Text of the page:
Problems caused by current market actions

Unsustainable sourcing, production and consumption of our basic commodities

Income and population growth are the root causes of rising consumption, and unsustainable production threatens our natural resources.
  • Global consumption of round wood is expected to triple by 2050,
  • Meat consumption in East Asia will double to 80kg per person per year by 2050,
  • Bio-fuels could increase by 50% the amount of land in agriculture and forest plantations by 2050 and,
  • 75% of all global fisheries are already fished at, or beyond capacity.


Our Earth is under increasing stress from:

Unsustainable, intensive agricultural practices

  • Land use conversion
    Pasture and cropland count for 50% of the Earth´s habitable land. Cutting down forests and clearing land for growing food, bio-fuels and/or cattle grazing affect wildlife and habitats in sensitive regions. A report published in 2007 by the United Nations (UNPFII Forum on Oil Palm) acknowledges that palm oil plantations are the leading cause of rainforest destruction in Malaysia and Indonesia.
  • Pollution
    ...caused by pesticides and fertilisers that are used in intensive farming practices. They poison fresh water, marine ecosystems, the air and the soil where they can accumulate and persist for generations.
  • Farming animals for meat and dairy
    Farm animals take up 70% of all agricultural land, and over 40% of the world’s grain harvest is fed to livestock. Farming animals for meat and dairy requires huge inputs of land and water for growing animal feed.
  • Excessive water consumption
    ...used for growing crops and producing food. Agricultural water dominates our water footprint  - about 69% of the planet´s fresh water is used by the agricultural sector. As commodity production will grow even further, water consumption is predicted to rise by 13% over the next 20 years. In addition to public health risks from not having access to safe water, there are many other problems such as higher energy prices and political instability (massive shifts of populations and water wars).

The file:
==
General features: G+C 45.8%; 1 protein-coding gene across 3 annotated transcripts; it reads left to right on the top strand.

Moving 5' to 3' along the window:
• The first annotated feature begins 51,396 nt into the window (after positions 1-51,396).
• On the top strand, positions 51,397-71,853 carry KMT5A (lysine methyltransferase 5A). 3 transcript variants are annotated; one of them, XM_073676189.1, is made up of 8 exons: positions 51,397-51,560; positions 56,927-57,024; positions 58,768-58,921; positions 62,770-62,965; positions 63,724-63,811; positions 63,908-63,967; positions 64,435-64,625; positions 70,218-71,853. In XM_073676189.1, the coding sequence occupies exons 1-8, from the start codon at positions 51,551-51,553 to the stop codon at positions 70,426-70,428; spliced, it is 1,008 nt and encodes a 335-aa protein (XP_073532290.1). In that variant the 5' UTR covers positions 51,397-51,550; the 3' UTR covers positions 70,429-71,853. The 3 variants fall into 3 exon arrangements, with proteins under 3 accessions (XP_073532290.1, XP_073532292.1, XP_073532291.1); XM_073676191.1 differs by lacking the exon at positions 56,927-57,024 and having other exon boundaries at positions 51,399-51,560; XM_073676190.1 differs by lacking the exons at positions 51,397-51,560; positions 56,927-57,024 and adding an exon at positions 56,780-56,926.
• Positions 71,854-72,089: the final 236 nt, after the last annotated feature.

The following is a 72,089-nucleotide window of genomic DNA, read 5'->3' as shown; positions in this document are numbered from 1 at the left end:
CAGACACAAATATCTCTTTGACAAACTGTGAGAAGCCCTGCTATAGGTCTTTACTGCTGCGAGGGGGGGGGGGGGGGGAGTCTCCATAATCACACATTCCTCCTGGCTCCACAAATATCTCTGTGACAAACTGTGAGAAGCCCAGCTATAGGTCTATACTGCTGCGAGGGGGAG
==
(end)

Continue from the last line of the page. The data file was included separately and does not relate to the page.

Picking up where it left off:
• Greenhouse Gas Emissions intensifying climate change
    A number of farming practices - from burning fields to using gasoline powered machines - are significantly building up greenhouse gases in the atmosphere. According to estimates, agriculture is responsible for a significant portion of the greenhouse gases altering the Earth's climate. The FAO recently stated that the livestock sector alone is responsible for 18% of all greenhouse gas production. Additionally, clearing land for agricultural production is a leading contributor to global greenhouse gas emissions.

Overfishing and poorly managed fisheries

  • Already 75% of the world's fisheries are fully exploited or overfished. With an estimated global turnover of 10 billion euros a year, IUU (Illegal, unreported and unregulated) fishing is big business.  In the EU alone, yearly illegal fisheries imports amount to approximately 500,000 tons for a value of 1.1 billion euros.

    Fishing of commercially important fish stocks such as tuna or white fish damages marine environments, undermines legal fisheries, threatens livelihoods and erodes food security around the world.

    Controls to protect our oceans are not respected by everyone and illegal fishing is widespread with a value estimated to be between 7-16 billion euros, representing between 11.06 and 25.91 million tonnes.
     

Unsustainable aquaculture

  • Unsustainable aquaculture threatens wild species and coastal habitats.

    For instance, 45% percent of the shrimp we consume is produced by aquaculture. Over the last years, shrimp production has increased by approximately 10% annually.

    Also the salmon farming industry has rapidly expanded since the 1980s. Almost 60% of the world’s salmon is now produced via aquaculture, creating a 3.8 billion euro industry that generates almost 2 million metric tons of farmed salmonids each year.

Pressure in these specific areas is inherently linked with global industries and increasing demand for food, feed and fibre.

Bio-energy facts

Bio-energy accounts for more than 10% of the energy consumed, most of it in developing countries. Global production of first-generation bio-ethanol in 2006 was about 51 billion litres - this is fuel made from sugar, starch, vegetable oil, or animal fats using conventional agricultural technologies.

The US is the world's largest producer with 18.3 billion litres from corn; Brazil comes second with around 17 billion litres from sugarcane followed by China and India.

Bio-energies are not automatically environmentally sustainable just because they are a renewable resource.
 / ©: © AGROTOR
Aerial view of palm oil processing plant, Honduras
© © AGROTOR
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Aerial view of shrimps farms, developed by AQUAMEN PECHE SA , surrounded by mangrove forests. Belo sur Mer. Madagascar
© WWF Madagascar - WWF Canon
  •  / ©: Michel Gunter/WWF-Canon

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